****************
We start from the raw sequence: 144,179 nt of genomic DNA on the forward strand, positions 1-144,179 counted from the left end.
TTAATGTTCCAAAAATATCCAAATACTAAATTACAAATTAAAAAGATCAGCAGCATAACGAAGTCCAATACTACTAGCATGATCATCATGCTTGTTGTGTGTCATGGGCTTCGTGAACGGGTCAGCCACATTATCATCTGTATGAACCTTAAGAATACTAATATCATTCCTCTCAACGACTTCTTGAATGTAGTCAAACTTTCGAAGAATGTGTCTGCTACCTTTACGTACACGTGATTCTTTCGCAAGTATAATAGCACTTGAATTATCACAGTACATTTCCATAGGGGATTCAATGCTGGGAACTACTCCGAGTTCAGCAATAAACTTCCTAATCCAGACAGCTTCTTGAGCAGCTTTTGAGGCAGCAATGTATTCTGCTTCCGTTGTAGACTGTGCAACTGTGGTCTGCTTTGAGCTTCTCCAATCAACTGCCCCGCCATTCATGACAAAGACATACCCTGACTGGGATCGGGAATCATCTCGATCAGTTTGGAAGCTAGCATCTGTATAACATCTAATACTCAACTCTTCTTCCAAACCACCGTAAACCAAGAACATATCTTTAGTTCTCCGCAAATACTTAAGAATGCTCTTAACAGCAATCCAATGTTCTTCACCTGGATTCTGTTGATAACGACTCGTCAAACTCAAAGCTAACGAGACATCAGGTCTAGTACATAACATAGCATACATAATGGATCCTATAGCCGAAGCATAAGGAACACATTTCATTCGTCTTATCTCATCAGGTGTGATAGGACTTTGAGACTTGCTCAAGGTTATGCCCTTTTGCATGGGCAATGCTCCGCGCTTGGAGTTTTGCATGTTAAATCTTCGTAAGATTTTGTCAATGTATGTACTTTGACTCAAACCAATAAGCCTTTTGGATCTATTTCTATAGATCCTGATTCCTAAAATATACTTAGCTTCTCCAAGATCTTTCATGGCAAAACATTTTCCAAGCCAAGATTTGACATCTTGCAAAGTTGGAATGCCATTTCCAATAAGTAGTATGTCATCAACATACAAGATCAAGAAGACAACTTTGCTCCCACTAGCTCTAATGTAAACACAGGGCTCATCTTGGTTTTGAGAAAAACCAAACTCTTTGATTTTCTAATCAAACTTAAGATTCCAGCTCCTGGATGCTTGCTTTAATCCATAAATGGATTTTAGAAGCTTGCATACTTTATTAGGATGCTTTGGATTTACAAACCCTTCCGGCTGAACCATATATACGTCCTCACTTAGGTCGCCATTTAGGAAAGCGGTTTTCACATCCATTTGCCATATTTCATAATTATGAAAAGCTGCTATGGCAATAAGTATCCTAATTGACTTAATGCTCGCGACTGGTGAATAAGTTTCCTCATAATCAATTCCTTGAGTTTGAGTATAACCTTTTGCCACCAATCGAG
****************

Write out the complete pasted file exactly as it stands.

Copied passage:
We start from the raw sequence: 144,179 nt of genomic DNA on the forward strand, positions 1-144,179 counted from the left end.
TTAATGTTCCAAAAATATCCAAATACTAAATTACAAATTAAAAAGATCAGCAGCATAACGAAGTCCAATACTACTAGCATGATCATCATGCTTGTTGTGTGTCATGGGCTTCGTGAACGGGTCAGCCACATTATCATCTGTATGAACCTTAAGAATACTAATATCATTCCTCTCAACGACTTCTTGAATGTAGTCAAACTTTCGAAGAATGTGTCTGCTACCTTTACGTACACGTGATTCTTTCGCAAGTATAATAGCACTTGAATTATCACAGTACATTTCCATAGGGGATTCAATGCTGGGAACTACTCCGAGTTCAGCAATAAACTTCCTAATCCAGACAGCTTCTTGAGCAGCTTTTGAGGCAGCAATGTATTCTGCTTCCGTTGTAGACTGTGCAACTGTGGTCTGCTTTGAGCTTCTCCAATCAACTGCCCCGCCATTCATGACAAAGACATACCCTGACTGGGATCGGGAATCATCTCGATCAGTTTGGAAGCTAGCATCTGTATAACATCTAATACTCAACTCTTCTTCCAAACCACCGTAAACCAAGAACATATCTTTAGTTCTCCGCAAATACTTAAGAATGCTCTTAACAGCAATCCAATGTTCTTCACCTGGATTCTGTTGATAACGACTCGTCAAACTCAAAGCTAACGAGACATCAGGTCTAGTACATAACATAGCATACATAATGGATCCTATAGCCGAAGCATAAGGAACACATTTCATTCGTCTTATCTCATCAGGTGTGATAGGACTTTGAGACTTGCTCAAGGTTATGCCCTTTTGCATGGGCAATGCTCCGCGCTTGGAGTTTTGCATGTTAAATCTTCGTAAGATTTTGTCAATGTATGTACTTTGACTCAAACCAATAAGCCTTTTGGATCTATTTCTATAGATCCTGATTCCTAAAATATACTTAGCTTCTCCAAGATCTTTCATGGCAAAACATTTTCCAAGCCAAGATTTGACATCTTGCAAAGTTGGAATGCCATTTCCAATAAGTAGTATGTCATCAACATACAAGATCAAGAAGACAACTTTGCTCCCACTAGCTCTAATGTAAACACAGGGCTCATCTTGGTTTTGAGAAAAACCAAACTCTTTGATTTTCTAATCAAACTTAAGATTCCAGCTCCTGGATGCTTGCTTTAATCCATAAATGGATTTTAGAAGCTTGCATACTTTATTAGGATGCTTTGGATTTACAAACCCTTCCGGCTGAACCATATATACGTCCTCACTTAGGTCGCCATTTAGGAAAGCGGTTTTCACATCCATTTGCCATATTTCATAATTATGAAAAGCTGCTATGGCAATAAGTATCCTAATTGACTTAATGCTCGCGACTGGTGAATAAGTTTCCTCATAATCAATTCCTTGAGTTTGAGTATAACCTTTTGCCACCAATCGAG